This reactionary wave—I call it reactionary because it was, with the exception of medicine of course, clearly related with the reestablishment of authoritarian powers all over Europe—lasted until the middle of the century when it was again challenged by a surge of new artistic experiments. I have studied Baudelaire’s, Wagner’s, Hopkins’ and, finally, Mallarmé’s contributions: all of them show a desire to repel the metric and philosophical concept of rhythm, based on the Platonic idea of “numerical order of movement” and to develop new rhythmological insights based on actual artistic experience. To put it in a nut shell, I would say that the artists were at the forefront of a new materialist and democratic offensive against the idealist and authoritarian worldviews that had been imposed during the first half of the 19th century (Michon, 2018b).

Yet, to fully grasp what was at stake during these years, one must actually go back to the most ancient period of Western culture when the concept of rhythm formed. By doing so, one will realize that the acceptation of the term rhythm which is nowadays the most widespread is actually only one interpretation of the original concept and not the most useful, to say the least, to artists.

 Rhythm before metrics

In a famous article, Emile Benveniste has shown that the word ῥυθμός (rhuthmós) was commonly used from the 7th to the 4th century in Greek lyric and tragic poetry, as well as in prose, and that it became a technical term only with the ancient Ionian philosophers, especially the creators of atomism, Leucippus (5th cent. BC) and Democritus (c. 460-c. 370 BC) (Benveniste, 1951-1966).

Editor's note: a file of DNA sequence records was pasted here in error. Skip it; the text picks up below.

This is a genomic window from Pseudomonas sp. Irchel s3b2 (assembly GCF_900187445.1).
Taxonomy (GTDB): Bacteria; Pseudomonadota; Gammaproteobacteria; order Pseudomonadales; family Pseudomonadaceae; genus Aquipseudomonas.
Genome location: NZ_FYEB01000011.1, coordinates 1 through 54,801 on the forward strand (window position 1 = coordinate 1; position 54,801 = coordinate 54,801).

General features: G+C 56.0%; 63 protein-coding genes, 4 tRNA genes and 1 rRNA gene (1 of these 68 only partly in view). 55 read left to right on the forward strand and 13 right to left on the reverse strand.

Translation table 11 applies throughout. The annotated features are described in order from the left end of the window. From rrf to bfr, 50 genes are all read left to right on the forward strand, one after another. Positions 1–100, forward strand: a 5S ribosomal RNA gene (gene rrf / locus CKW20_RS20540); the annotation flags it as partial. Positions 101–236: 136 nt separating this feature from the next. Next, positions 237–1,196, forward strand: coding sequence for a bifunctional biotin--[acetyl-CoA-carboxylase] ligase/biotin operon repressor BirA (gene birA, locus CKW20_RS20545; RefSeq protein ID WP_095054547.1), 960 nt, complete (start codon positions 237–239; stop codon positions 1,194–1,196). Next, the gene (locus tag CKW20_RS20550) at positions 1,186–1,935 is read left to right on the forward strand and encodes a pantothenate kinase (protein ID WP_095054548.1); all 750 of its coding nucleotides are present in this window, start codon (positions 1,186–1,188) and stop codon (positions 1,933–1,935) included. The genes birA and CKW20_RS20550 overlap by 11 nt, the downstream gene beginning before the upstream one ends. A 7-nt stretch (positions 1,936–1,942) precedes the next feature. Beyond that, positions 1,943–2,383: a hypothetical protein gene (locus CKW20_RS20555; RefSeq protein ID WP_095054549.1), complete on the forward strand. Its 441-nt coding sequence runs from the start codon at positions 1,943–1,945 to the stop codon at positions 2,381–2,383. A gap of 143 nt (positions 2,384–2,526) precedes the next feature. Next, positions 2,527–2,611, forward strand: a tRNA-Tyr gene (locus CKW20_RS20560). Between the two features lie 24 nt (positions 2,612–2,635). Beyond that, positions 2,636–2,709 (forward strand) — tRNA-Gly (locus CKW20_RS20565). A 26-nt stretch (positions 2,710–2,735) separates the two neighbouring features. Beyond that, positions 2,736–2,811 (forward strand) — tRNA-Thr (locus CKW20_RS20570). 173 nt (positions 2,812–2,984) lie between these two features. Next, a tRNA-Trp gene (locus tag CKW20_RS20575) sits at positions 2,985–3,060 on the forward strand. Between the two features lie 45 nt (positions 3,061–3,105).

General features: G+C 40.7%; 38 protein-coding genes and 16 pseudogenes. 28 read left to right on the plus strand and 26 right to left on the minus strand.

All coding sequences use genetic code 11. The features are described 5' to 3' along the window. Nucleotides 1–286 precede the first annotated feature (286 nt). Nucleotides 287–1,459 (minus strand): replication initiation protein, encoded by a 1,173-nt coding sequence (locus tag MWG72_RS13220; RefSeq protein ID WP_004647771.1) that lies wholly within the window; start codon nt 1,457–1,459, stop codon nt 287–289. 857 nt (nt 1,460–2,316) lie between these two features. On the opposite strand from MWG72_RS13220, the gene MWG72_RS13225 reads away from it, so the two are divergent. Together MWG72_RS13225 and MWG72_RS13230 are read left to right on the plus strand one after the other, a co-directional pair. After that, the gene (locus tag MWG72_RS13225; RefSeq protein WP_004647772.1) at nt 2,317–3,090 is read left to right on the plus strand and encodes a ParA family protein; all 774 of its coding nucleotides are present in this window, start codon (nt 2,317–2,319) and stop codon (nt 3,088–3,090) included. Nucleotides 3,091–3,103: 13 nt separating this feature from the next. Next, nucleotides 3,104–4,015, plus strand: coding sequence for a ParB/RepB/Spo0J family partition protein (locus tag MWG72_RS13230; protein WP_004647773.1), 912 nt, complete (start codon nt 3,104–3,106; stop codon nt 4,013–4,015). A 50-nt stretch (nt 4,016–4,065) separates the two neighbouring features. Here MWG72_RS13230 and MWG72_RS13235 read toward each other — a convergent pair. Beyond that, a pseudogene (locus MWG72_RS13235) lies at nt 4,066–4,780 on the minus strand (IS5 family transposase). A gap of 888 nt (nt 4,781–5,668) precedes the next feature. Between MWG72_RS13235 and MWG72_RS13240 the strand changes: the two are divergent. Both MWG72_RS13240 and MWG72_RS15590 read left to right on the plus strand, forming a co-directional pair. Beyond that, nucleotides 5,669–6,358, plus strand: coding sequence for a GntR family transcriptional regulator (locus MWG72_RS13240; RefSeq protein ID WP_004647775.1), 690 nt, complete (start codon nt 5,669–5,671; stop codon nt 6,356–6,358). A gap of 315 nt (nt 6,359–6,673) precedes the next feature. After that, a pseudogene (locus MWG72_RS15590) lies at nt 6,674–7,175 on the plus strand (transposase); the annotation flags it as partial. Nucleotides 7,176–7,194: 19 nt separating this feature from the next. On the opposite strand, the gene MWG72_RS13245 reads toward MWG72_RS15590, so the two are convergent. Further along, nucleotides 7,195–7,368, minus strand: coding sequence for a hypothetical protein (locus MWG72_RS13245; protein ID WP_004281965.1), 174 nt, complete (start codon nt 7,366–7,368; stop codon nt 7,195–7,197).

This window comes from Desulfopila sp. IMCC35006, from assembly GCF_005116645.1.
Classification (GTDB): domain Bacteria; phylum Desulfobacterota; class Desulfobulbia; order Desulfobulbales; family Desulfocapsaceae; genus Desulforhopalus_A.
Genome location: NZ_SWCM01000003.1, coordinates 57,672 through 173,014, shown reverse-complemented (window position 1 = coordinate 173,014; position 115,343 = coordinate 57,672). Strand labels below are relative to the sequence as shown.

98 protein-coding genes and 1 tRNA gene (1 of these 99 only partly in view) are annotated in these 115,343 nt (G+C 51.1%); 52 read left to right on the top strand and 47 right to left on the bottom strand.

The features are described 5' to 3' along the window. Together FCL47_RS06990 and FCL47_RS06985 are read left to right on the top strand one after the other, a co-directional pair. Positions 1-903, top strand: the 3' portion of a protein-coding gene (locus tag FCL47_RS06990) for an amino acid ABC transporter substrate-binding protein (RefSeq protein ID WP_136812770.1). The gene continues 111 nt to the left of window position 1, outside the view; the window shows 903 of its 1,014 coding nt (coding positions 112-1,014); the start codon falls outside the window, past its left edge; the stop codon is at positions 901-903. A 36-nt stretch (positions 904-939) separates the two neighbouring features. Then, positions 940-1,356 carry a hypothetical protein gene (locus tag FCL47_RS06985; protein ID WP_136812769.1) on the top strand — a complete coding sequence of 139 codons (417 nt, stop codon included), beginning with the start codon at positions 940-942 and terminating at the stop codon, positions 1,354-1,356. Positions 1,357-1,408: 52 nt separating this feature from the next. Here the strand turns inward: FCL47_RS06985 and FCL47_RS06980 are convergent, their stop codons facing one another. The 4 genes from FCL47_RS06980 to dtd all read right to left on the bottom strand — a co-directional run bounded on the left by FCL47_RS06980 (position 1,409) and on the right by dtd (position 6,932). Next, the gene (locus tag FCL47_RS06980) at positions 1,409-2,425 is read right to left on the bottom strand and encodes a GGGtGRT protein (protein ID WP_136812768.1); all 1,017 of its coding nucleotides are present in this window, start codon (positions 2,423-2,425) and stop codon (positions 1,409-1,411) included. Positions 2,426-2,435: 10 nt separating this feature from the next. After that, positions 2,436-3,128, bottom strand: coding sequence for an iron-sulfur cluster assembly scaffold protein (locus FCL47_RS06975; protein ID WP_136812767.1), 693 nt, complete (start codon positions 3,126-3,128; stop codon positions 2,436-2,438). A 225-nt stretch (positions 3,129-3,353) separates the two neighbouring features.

From all identified uses of the word rhuthmós among lyric poets, tragedians and philosophers, Benveniste concludes that it meant, at least since the 7th century (p. 330), “form” or “shape,” σχῆμα (skhêma). Related verbs as ῥυσμῶ, μεταρρυσμῶ, μεταρρυσμιζῶ (rhusmô, metarrusmô, metarrusmizô) meant identically “to shape” or “to transform, physically or morally sth./sb.”

But Benveniste notes that there were in ancient Greek several other terms meaning “form” and that rhuthmós should in some way differ from them. To show that, he switches from his survey of lexical uses to morphology and etymology, a move that allows him to introduce a revolutionary idea: the term-ending –(θ)μός (–(th)mós) “does not designate the fulfillment of the notion but the particular modality of its fulfillment.”

In other words—Benveniste does not elaborate this point but he makes it quite obvious—rhuthmós is a concept of form that is completely opposite to Plato’s. A rhuthmós is not a “Form,” an “Idea,” an εἶδος (eîdos), but a shape “as it presents itself to the eyes” of the observer. Far from being outer-worldly, it belongs to the phenomenal or empirical world. Moreover, it is not fixed, immobile, and eternal; it has a life of its own. It does not “designate the fulfillment of [a] notion but the particular modality of its fulfillment.” That is the reason why it is “appropriate for the pattern of a fluid element” and commonly denotes an “improvised, temporary, changeable form.”